Sponsored By

AI, Algorithmic Warfare and the Coming US-China Conflict

How gaining AI superiority could paradoxically help avoid a U.S.-China war

Deborah Yao

June 1, 2023

5 Min Read
Getty

The U.S. and China could be caught in a Thucydides Trap.

This occurs when a rising power threatens to replace the current world leader and the tension often ends in warfare. The term was coined by Harvard professor Graham T. Allison after ancient Greek historian Thucydides who wrote, “It was the rise of Athens and the fear that this instilled in Sparta that made war inevitable.”

Since the 16th century, there has been 16 such periods and in 12 of those periods, the emerging and reigning powers go to war.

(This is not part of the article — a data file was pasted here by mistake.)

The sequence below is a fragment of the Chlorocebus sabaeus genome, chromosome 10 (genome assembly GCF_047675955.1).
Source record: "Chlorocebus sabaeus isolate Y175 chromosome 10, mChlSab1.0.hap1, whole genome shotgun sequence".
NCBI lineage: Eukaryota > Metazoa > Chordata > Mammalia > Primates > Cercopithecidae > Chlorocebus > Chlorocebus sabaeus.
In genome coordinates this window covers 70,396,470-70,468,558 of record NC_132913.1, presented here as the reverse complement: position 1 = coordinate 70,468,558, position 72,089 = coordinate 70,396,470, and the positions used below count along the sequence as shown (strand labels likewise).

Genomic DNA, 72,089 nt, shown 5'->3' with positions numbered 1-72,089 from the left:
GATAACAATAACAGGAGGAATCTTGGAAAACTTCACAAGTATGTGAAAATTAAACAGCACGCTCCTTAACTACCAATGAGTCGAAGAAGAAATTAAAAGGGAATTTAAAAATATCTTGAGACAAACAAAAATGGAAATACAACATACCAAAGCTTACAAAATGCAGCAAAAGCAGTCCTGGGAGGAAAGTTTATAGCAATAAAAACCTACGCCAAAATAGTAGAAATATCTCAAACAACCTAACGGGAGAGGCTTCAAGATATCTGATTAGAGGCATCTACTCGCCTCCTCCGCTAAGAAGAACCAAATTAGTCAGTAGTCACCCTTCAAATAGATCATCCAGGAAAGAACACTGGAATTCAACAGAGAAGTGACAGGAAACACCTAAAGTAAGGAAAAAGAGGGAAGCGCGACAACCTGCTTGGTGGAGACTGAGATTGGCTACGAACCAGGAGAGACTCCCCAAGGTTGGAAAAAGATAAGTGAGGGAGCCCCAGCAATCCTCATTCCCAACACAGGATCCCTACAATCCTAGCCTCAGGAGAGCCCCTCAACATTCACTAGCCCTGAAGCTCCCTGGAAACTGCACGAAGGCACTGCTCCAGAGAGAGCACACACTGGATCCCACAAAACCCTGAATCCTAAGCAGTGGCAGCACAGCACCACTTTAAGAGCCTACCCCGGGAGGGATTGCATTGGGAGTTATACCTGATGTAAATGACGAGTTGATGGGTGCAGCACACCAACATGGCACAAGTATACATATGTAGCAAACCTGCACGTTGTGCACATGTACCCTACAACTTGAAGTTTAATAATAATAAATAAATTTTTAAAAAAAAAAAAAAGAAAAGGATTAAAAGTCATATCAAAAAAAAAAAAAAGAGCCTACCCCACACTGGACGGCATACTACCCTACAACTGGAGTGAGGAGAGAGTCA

Today, rising tensions over Taiwan, the technological contest between both countries and economic gains made by China over the U.S. could be a prelude to armed conflict, said Robert O. Work, former deputy secretary of defense under Pres. Obama, at the AI and the Future of Defense summit held by SparkCognition, a provider of AI solutions for enterprises.

Can the U.S. and China escape the grip of history?

It is possible and the key is gaining AI superiority, Work said. "Potential technological advances in the next five to 10 years are really going to determine the outcome of this 25-year strategic competition” between the U.S. and China, he explained.

“The technology to dominate in the next 25 years to make sure that you do not fall behind in the military competition is artificial intelligence,” Work added. Staying ahead in AI is particularly crucial because “the U.S. considers the next decade to be the ‘decisive decade’ in the long-term strategic competition with China.”